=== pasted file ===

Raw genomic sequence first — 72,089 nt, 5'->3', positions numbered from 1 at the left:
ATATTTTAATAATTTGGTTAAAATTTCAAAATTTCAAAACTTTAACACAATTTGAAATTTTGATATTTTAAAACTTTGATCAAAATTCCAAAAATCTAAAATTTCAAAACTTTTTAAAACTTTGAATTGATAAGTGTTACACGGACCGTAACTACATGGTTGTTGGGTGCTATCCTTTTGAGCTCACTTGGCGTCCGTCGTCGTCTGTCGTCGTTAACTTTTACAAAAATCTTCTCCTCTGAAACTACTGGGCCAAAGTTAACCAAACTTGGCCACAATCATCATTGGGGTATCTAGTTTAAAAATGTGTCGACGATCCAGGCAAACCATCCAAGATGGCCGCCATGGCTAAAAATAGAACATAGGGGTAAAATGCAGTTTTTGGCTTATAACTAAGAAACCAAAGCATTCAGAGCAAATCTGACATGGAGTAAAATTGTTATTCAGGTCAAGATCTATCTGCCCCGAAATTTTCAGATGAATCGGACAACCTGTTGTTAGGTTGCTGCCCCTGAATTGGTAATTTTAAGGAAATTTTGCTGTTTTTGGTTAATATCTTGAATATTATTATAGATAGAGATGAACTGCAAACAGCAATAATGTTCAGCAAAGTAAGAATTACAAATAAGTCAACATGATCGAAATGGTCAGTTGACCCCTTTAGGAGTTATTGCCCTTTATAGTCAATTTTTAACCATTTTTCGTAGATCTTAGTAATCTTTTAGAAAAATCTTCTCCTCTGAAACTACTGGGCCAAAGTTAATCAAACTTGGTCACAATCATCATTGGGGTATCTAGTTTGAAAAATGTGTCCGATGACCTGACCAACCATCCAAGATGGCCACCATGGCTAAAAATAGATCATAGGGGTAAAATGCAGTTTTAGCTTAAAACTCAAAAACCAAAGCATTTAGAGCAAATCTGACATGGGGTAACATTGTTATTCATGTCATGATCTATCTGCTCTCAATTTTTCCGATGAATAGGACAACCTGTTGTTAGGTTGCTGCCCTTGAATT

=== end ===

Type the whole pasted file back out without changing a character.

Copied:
Raw genomic sequence first — 72,089 nt, 5'->3', positions numbered from 1 at the left:
ATATTTTAATAATTTGGTTAAAATTTCAAAATTTCAAAACTTTAACACAATTTGAAATTTTGATATTTTAAAACTTTGATCAAAATTCCAAAAATCTAAAATTTCAAAACTTTTTAAAACTTTGAATTGATAAGTGTTACACGGACCGTAACTACATGGTTGTTGGGTGCTATCCTTTTGAGCTCACTTGGCGTCCGTCGTCGTCTGTCGTCGTTAACTTTTACAAAAATCTTCTCCTCTGAAACTACTGGGCCAAAGTTAACCAAACTTGGCCACAATCATCATTGGGGTATCTAGTTTAAAAATGTGTCGACGATCCAGGCAAACCATCCAAGATGGCCGCCATGGCTAAAAATAGAACATAGGGGTAAAATGCAGTTTTTGGCTTATAACTAAGAAACCAAAGCATTCAGAGCAAATCTGACATGGAGTAAAATTGTTATTCAGGTCAAGATCTATCTGCCCCGAAATTTTCAGATGAATCGGACAACCTGTTGTTAGGTTGCTGCCCCTGAATTGGTAATTTTAAGGAAATTTTGCTGTTTTTGGTTAATATCTTGAATATTATTATAGATAGAGATGAACTGCAAACAGCAATAATGTTCAGCAAAGTAAGAATTACAAATAAGTCAACATGATCGAAATGGTCAGTTGACCCCTTTAGGAGTTATTGCCCTTTATAGTCAATTTTTAACCATTTTTCGTAGATCTTAGTAATCTTTTAGAAAAATCTTCTCCTCTGAAACTACTGGGCCAAAGTTAATCAAACTTGGTCACAATCATCATTGGGGTATCTAGTTTGAAAAATGTGTCCGATGACCTGACCAACCATCCAAGATGGCCACCATGGCTAAAAATAGATCATAGGGGTAAAATGCAGTTTTAGCTTAAAACTCAAAAACCAAAGCATTTAGAGCAAATCTGACATGGGGTAACATTGTTATTCATGTCATGATCTATCTGCTCTCAATTTTTCCGATGAATAGGACAACCTGTTGTTAGGTTGCTGCCCTTGAATT